In life we start with experience long before we can articulate reality. As we grow and mature we try to make sense of the world and our place in it. As we develop, we come to recognize that our experiences are always biased and in need of correction. Yet, no matter the need for correction, our experiences still shape us in powerful ways. Thus, if we are going to get a handle on the complex sociopolitical issues involved in the current distress of Black men being shot or mistreated by police officers, we need to start with their stories—not because these stories are all we have but because they are fundamentally shaping experiences for these men.
Full disclosure: I am lily white. While I am the father of two African American sons, I myself can never fully understand their experience. I have never felt that others are afraid of me solely based on the color of my skin. However, what follows may help majority readers prepare to listen to heart-breaking stories and to become a bit more aware of what it might be like to be a Black man in America.
Two personal stories first.
Since it is my blog, let me tell two of my own stories of interactions with authorities. First, many years ago I was driving my little VW late one Friday night through the rural pine barrens of New Jersey, on my way to a youth group retreat. I was by myself. At some point a car came up on my rear at a high rate of speed. I hoped he would pass me but he didn’t. After a few minutes, blue lights flashed. I was being pulled over. I checked my speed and was sure I had not done anything wrong. After stopping, I turned off my music, lowered my window and awaited the officer’s approach. With his bright flashlight in hand, he asked me if I knew why I was being stopped. I didn’t. He asked me to get out of the car. Now my heart started racing a bit. He told me I had been weaving (I’m sure I hadn’t) and whether I had been drinking (I know I hadn’t). He put me through my paces with touching my nose, walking in a straight line. Had I been doing drugs, he asked. Why were my eyes so bloodshot (hard contacts did that to me)? He asked me if I would allow him to search my car and to move to the back. He proceeded to take the next 15 minutes to rifle through my car: glove box, under seats, through my packed bag. The longer it took and the more silent he was, the more anxious I became. I found myself starting to panic. Why? I hadn’t done anything wrong. Intermittently, he would stop, shine the light on me and ask me quite gruffly, why I was anxious (which made me jump and become more anxious). At one point I put my hands on my head so as to get a bit more oxygen into my lungs–like you might do after running an 800 meter race. Finally, he stopped looking through my things and help up a small tube containing a tiny suction cup (used to removed a hard contact that had become stuck in the corner of my eye). What’s this? I tried to explain but stumbled over my words until I could show him out it worked. Abruptly, the officer told me he could give me a ticket for weaving and driving tired. He wouldn’t this time but he was going to follow me for the next two miles to a nearby convenience store where he expected me to stop and buy a caffeinated drink. Those two miles were the longest I’ve driven. I probably choked that steering wheel to death!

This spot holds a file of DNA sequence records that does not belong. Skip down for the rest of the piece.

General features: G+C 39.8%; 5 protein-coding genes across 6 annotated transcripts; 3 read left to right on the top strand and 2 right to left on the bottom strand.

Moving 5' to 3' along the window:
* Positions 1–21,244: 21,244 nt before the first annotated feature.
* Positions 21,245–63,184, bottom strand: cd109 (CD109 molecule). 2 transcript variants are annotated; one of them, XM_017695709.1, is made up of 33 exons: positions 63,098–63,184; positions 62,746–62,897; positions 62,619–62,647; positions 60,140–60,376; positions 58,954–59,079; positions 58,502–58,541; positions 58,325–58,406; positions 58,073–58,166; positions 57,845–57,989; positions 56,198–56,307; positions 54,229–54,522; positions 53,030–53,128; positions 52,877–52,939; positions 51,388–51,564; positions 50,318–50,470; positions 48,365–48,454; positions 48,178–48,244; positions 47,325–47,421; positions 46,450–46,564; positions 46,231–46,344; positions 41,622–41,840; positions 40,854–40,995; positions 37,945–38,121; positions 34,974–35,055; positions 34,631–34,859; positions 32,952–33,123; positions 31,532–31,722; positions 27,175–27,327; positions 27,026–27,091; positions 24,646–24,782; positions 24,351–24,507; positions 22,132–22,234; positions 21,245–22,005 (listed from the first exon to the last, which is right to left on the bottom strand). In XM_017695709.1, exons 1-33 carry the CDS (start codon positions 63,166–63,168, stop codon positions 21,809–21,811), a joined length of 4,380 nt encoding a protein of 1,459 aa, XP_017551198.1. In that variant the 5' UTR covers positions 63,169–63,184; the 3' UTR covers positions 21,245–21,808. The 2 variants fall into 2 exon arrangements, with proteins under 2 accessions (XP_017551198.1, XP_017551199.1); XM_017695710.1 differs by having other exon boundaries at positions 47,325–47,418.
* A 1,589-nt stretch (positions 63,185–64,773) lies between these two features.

Thus ends my scariest interaction with American police. Not much of a scare really. It was, however, unnerving. I was not anywhere near home. I didn’t have any power. I hadn’t done anything wrong but was being suspected of many wrong things. You might argue that he was just doing his job but my experience was that I wasn’t believed when I gave my answers. Even though I passed the balance tests, I still wasn’t believed. I didn’t really have the right to refuse the search of my car even though the law said I did. He had all the power, I had none. I wasn’t really mistreated and went on my way no worse for wear. When I drove back by at the end of the retreat, I noticed being a bit on edge, looking around for police and being doubly sure I was driving in a straight line.